5. "Some 17,000 people have been displaced by floodwaters in northern Cameroon. Continuous rainfall and the release of enormous quantities of water from the Ladgo Dam caused the Benue River to burst its banks, flooding neighboring residential areas... there are also fears that the artificial lake there, initially constructed for rice irrigation, could collapse."

  6. "Israel’s agriculture sector is set to receive a 25 million cubic meter increase in water supply in 2013... thanks to the country’s growing desalination program and its improved rainfall in 2012." In other words, desalination will NOT free water for Palestinians or the Jordan River. It will allow farmers to use MORE water.

24 October 2012

Dealing with the water-energy nexus

SS observes:
My experience with the energy crowd (DOE, etc.) is that they make assumptions about water availability (there's always enough) and price (it's low enough to be negligible for whatever thermoelectric monstrosities we'd want to build) -- both of which may be bad assumptions. That kind of ignorance on the part of the DOE is what allows them to be seduced by corn growers, nuclear power generators, and others, and what allows them to sign off on projects that have no business being built in certain communities/watersheds. At a very high level, directives will come down saying that we need to pursue a, for instance, "low carbon future" and water be damned. There have been quite a few power plant permits that have been denied recently as a matter of public awareness and uncertain water supplies, which seems like a step in the right direction. I'd like to see the power industry avoid those places from the outset because high water prices would keep the project from being economical, but we're nowhere near that.

If both energy and water were priced correctly (and neither are!) I agree that we wouldn't need the two sectors to share notes, but how do you push it in that direction without waiting for emergencies? What is Step 1?
Step 1: Do you have rights to your water source? Is your consumption sustainable? If yes and yes, then proceed.

SDCWA must be desperate if they're this stupid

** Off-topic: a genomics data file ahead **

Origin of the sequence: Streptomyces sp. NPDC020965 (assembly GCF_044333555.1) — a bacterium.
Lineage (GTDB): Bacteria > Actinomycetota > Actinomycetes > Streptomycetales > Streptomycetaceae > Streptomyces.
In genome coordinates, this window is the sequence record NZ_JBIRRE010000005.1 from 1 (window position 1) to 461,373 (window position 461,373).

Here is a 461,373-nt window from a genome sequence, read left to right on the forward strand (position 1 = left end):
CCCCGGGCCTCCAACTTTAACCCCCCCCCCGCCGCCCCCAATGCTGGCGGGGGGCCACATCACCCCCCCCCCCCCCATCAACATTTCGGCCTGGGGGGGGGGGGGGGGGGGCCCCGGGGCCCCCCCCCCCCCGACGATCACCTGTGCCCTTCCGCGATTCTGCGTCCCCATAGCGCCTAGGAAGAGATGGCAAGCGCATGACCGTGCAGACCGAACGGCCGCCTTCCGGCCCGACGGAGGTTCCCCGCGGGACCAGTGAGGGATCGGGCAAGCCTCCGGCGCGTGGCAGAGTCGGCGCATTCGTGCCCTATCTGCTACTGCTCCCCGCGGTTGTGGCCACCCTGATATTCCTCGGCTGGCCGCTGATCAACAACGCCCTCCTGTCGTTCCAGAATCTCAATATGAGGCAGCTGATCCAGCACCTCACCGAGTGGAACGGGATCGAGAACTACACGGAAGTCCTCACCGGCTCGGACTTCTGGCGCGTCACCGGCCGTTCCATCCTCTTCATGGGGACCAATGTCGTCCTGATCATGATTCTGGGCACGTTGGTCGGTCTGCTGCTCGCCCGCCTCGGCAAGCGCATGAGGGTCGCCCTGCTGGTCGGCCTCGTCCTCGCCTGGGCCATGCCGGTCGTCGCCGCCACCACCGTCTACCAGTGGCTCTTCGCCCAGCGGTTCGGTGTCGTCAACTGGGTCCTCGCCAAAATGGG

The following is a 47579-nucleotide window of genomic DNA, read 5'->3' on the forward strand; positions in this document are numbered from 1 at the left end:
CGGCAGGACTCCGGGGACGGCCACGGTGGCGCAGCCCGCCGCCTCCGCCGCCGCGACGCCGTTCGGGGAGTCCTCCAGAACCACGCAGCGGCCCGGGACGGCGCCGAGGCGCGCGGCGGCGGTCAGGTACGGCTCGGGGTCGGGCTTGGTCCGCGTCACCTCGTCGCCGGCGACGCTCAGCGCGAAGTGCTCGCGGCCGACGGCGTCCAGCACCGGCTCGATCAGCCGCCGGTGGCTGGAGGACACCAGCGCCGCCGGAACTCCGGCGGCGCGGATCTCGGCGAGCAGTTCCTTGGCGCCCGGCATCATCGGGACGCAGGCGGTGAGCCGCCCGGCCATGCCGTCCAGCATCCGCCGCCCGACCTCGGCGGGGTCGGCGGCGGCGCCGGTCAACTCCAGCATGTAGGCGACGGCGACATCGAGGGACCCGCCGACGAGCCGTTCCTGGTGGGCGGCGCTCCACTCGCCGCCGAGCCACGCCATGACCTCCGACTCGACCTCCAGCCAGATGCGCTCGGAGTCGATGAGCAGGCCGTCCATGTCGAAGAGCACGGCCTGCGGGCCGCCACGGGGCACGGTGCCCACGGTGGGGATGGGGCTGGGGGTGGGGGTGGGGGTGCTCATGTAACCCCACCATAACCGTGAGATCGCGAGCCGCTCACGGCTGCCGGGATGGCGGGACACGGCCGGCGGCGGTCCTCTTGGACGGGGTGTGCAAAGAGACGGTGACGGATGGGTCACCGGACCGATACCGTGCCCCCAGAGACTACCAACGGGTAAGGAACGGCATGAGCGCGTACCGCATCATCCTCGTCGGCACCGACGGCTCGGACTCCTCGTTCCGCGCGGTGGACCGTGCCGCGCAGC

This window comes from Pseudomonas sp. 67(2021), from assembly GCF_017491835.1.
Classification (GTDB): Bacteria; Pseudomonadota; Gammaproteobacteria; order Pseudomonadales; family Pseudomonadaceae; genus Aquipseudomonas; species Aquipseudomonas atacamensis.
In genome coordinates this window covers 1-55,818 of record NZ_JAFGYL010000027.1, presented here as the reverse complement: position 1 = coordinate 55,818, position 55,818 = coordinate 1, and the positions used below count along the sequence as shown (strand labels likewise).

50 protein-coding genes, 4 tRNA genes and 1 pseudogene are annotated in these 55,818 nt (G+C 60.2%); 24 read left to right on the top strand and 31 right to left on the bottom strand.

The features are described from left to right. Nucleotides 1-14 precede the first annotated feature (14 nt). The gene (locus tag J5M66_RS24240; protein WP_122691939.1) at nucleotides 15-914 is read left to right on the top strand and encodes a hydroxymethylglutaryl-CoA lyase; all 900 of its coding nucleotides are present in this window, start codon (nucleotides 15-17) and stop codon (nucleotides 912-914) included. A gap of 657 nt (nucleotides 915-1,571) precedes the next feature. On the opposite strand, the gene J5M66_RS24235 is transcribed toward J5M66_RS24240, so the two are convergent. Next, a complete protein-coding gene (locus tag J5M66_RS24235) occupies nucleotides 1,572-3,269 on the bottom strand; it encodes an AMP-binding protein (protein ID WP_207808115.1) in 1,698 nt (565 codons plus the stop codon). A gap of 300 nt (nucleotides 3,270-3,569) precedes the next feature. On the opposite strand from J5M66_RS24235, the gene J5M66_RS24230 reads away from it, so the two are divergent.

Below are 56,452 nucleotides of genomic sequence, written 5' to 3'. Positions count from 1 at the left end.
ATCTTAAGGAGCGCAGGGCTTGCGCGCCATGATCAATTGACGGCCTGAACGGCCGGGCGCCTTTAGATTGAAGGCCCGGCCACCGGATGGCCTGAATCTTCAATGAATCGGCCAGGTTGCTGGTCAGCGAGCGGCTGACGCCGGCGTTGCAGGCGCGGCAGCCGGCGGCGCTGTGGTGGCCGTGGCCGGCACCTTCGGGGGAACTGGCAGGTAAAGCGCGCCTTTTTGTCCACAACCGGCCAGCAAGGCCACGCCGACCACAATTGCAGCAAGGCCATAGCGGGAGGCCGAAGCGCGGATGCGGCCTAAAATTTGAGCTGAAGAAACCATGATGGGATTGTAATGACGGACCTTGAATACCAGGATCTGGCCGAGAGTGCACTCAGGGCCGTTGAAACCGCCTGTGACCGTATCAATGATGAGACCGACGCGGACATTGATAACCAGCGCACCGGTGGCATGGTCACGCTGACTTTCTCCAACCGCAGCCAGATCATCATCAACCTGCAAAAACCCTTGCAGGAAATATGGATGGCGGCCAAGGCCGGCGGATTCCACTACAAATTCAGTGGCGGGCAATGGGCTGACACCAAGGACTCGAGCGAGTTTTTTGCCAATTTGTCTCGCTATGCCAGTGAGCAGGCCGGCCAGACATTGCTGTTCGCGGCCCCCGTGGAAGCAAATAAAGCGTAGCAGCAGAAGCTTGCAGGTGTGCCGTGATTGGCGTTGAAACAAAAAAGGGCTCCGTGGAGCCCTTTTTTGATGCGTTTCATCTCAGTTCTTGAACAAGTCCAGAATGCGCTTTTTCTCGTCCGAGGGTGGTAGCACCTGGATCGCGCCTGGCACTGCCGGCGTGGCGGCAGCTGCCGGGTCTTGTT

An update from my post yesterday:

The San Diego County Water Authority (SDCWA) responded to a letter [pdf] from the Independent Rate Oversight Committee (IROC) by writing a pleading letter [pdf] to their sugar daddy, the Mayor of San Diego (and fan of desalination), Jerry Sanders.

In their letter, SDCWA makes some astonishing statements:
Q: Many of the details of the proposed agreement were not yet available

All terms of the proposed Carlsbad Desalination Project Public-Private Partnership are delineated in exacting detail in the Water Purchase Agreement (WPA).
Not quite. The WPA has LOTS of words, but those words do not specify the implications of what happens if various problems arise. FAIL.
Q: ...the Public Utilities Department (PUD) did not have enough information on the proposed agreement to be able to provide IROC with more than a vague estimate of the impact on San Diego water ratepayers.

...the Water Authority Board of Directors is expected to approve at its November meeting the selection of a firm to prepare a Cost of Service Study as part of its 2014 rate-setting process. Therefore, if the Board approves the WPA [on 29 Nov 2012], it will also provide direction for incorporating the cost of desalination into the rate structure, which will be evaluated during the Cost of Service Study... The Cost of Service Study for the 2014 rates will be completed by May 31, 2013, and the study will also determine the allocation of costs for the desalination project, which will be incorporated into the rate structure and added to rates and charges in fiscal year 2015-2016.
So, wait. SDCWA will sign the WPA in 2012 and then inform its member agencies (including the City of San Diego) how it will allocate the $3.2 billion in costs from desalination in 2013? That's a pretty interesting order of doing things! MASSIVE FAIL.
Q: Investors are demanding a very high rate of return to finance this project....

For the Carlsbad desalination project, the Water Authority has targeted a 9.45 percent internal rate of return for the Equity Return Charge component of the water unit price. It is important to note that 82% of the project’s capital cost will be financed through tax exempt Private Activity Bonds and Municipal Purpose Bonds as a direct pass through to the Water Authority at currently historic low interest rates to the benefit of all ratepayers. No profit is earned on this portion of the project’s financing. Poseidon’s return on investment may be higher or lower depending upon their performance and efficiency. If the project is completed on time and budget, if it consistently meets the Water Authority’s demand for desalinated water, and if it is operated efficiently, we estimate Poseidon could achieve an actual return between 10 percent and 13 percent.
That seems a pretty good return to me, given that Poseidon will neither design, build nor operate a project that has a guaranteed income over 30 years. What's the yield on your savings account now? 0.25 percent? Why is Poseidon getting 10-13 percent selling water to SDCWA? FAIL

Bottom Line: It's not illegal to sign a stupid contract, but it will cost you.

Mismanaged religious resources

In this Circle of Blue interview (via RM), Pat Mulroy, general manager of the Southern Nevada Water Authority (SNWA) and the Las Vegas Valley Water District (LVVWD), says:
Q: There is a lot of talk about pricing water and valuing water to promote conservation and efficiency. What’s the most valuable thing we can do nationally to bring attention to water and these big challenges?